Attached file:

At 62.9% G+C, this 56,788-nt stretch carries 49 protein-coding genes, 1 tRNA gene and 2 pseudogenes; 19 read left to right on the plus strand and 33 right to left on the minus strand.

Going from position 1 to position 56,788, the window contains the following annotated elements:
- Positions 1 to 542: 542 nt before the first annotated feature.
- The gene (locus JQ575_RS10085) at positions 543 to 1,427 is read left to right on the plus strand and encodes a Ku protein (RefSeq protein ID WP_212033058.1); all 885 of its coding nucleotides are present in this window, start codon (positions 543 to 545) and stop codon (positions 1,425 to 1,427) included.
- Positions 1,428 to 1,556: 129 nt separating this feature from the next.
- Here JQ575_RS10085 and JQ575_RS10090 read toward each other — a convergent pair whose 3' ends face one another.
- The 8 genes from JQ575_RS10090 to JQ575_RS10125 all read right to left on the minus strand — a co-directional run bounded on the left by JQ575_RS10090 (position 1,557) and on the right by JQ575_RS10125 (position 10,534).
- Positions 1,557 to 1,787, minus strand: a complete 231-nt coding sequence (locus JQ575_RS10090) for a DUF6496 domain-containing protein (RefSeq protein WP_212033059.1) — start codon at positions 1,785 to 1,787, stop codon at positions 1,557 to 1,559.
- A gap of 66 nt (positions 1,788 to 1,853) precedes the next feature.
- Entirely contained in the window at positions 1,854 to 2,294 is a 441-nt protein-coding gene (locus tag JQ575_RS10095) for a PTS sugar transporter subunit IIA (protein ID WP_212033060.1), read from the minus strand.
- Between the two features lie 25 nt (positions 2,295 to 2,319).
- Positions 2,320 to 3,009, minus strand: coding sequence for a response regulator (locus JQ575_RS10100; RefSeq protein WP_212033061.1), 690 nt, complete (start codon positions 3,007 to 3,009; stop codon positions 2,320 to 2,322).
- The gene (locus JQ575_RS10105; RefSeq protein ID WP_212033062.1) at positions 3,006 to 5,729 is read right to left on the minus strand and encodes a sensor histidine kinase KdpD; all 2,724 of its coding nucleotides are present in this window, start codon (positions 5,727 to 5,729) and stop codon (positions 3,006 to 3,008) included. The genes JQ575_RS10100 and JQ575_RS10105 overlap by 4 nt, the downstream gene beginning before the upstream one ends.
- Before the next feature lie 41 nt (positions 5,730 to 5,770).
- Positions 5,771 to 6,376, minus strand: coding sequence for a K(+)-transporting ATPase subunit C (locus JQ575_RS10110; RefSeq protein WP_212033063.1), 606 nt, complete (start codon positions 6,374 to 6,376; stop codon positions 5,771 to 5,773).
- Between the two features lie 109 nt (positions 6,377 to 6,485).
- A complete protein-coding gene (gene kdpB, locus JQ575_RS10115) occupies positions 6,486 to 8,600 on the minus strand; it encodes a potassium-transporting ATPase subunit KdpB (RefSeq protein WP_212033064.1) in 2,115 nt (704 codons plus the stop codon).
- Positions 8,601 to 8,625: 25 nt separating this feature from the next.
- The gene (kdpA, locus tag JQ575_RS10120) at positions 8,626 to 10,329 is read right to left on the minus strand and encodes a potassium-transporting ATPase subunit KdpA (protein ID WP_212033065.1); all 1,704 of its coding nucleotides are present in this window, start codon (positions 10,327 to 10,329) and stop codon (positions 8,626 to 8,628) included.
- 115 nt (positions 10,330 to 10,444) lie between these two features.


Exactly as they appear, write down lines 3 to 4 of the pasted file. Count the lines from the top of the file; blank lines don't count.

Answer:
- Positions 1 to 542: 542 nt before the first annotated feature.
- The gene (locus JQ575_RS10085) at positions 543 to 1,427 is read left to right on the plus strand and encodes a Ku protein (RefSeq protein ID WP_212033058.1); all 885 of its coding nucleotides are present in this window, start codon (positions 543 to 545) and stop codon (positions 1,425 to 1,427) included.